Tag Archives: Boy Scouts

MONK’S HOMEWORK, 1933

Have you saved your high school notebooks?  If you are like me, you disposed of them at the end of the school year with no particular regret — in fact, I sent my chemistry notes into a trash barrel with only feelings of relief.  I see now that we may have been hasty, incautious.

The owner of this remarkable piece of schoolwork is asking one million dollars — or Best Offer — for it here on eBay.  And an elaborate explanation of the circumstances affecting the fifteen-year old writer is offered at the bottom of the page.  This is one page of a ninety-six page notebook.  My transcription of this essay or draft of an essay may be imperfect, but the writer’s tone and content are perfectly clear.

Mr. Marks                                                                         Thelonious Monk

E 4-7                                                                                   February 9, 1933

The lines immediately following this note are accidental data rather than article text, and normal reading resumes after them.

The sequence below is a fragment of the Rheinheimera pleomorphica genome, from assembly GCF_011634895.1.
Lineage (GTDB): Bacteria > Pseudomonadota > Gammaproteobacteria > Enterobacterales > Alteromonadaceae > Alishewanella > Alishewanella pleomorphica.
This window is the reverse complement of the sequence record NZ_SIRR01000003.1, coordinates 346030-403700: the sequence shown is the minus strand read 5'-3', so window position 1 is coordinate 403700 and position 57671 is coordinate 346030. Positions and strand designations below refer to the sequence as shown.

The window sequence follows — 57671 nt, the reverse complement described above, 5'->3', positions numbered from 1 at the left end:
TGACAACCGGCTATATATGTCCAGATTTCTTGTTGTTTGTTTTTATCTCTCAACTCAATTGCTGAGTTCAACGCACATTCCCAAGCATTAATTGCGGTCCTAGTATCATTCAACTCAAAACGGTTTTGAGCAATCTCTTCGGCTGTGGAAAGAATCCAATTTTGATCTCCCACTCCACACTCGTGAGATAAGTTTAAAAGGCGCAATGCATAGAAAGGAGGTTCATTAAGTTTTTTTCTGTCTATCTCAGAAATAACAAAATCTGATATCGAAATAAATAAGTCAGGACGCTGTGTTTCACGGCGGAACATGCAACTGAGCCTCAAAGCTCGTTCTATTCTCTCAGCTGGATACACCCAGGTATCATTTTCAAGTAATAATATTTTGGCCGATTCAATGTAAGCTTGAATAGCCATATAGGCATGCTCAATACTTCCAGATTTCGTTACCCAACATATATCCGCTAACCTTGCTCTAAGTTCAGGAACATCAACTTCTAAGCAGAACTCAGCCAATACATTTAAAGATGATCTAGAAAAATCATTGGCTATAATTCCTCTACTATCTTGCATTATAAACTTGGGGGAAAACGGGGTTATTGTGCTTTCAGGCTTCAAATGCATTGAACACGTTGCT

My Favorite Magazine

     My favorite magazine is the “Boy’s Life” magazine.  I like it because it tells a great deal which interests boys.  Forinstance: it has a great deal of stories of boy’s life, it tells you a number of camps in which you can spend up [?] the summer, it has a part in the magazine which tells you what the boys are doing in the world to become great.

     It has a section in it which teaches you necessary things while camping.  Most boy scouts read them, and I think it is a good magazine to read.  

     It is published monthly by the Manhattan Scout Council.

All the hallmarks of Monk’s later musical style are explicit here: the repetition of simple phrases — but offered at a slight slant, the insistence, the use of simple language.  If you read this essay to the rhythms of a Monk piano solo it would make perfect chiming sense.  The portrait of an adolescent Monk absorbed in tales of camping is still rattling around in my head, but I may get used to it.

May your happiness increase.

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